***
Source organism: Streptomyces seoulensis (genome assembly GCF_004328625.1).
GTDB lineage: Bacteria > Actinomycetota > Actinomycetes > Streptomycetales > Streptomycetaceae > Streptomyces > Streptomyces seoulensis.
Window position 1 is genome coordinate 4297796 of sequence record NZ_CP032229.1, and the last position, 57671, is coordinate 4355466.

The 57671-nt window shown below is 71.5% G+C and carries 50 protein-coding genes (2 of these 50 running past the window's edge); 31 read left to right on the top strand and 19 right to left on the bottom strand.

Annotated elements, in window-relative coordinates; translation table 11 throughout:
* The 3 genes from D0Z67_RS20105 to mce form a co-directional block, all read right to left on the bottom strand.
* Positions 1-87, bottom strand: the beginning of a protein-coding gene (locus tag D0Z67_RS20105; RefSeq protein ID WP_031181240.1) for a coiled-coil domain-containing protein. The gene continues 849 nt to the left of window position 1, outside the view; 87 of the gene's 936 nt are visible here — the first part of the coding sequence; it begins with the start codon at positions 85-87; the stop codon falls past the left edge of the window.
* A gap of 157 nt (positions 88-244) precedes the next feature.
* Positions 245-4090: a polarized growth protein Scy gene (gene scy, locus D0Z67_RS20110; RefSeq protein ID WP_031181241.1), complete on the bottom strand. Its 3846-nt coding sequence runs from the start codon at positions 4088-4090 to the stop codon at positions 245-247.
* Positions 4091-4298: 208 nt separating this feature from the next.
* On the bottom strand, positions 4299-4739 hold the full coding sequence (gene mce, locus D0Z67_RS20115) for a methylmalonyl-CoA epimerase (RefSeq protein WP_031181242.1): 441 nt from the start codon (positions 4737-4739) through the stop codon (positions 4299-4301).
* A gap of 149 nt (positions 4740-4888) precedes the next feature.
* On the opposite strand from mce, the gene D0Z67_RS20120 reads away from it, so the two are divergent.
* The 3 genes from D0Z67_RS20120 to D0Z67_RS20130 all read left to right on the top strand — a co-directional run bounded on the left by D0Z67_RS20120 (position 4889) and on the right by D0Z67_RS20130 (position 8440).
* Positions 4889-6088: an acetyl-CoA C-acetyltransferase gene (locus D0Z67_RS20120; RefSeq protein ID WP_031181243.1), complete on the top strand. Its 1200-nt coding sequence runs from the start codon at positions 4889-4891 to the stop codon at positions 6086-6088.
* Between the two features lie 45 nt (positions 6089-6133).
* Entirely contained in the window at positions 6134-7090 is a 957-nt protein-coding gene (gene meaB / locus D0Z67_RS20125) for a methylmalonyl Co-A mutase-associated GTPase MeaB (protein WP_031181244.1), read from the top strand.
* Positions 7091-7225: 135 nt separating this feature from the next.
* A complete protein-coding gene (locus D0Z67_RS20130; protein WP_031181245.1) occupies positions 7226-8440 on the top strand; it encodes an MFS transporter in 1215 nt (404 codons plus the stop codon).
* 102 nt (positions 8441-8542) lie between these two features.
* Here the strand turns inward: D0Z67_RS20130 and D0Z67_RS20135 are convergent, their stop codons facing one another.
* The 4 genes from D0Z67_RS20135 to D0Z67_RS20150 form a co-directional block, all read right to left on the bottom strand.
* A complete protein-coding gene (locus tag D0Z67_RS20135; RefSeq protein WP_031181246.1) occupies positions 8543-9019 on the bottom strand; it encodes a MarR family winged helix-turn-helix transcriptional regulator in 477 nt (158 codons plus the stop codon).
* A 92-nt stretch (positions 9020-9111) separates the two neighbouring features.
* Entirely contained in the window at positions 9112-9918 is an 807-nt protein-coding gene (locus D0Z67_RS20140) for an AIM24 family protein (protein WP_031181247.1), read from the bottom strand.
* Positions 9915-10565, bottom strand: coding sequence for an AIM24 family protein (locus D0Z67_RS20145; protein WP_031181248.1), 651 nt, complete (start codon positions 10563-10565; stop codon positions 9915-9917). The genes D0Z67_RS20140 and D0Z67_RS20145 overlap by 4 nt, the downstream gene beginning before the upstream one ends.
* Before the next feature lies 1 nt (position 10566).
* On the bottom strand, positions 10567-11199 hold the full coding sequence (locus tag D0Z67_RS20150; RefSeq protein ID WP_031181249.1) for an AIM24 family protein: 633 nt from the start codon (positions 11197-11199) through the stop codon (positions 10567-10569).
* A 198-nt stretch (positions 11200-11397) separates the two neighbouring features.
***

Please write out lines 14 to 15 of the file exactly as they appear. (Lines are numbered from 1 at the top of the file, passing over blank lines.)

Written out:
* The 3 genes from D0Z67_RS20120 to D0Z67_RS20130 all read left to right on the top strand — a co-directional run bounded on the left by D0Z67_RS20120 (position 4889) and on the right by D0Z67_RS20130 (position 8440).
* Positions 4889-6088: an acetyl-CoA C-acetyltransferase gene (locus D0Z67_RS20120; RefSeq protein ID WP_031181243.1), complete on the top strand. Its 1200-nt coding sequence runs from the start codon at positions 4889-4891 to the stop codon at positions 6086-6088.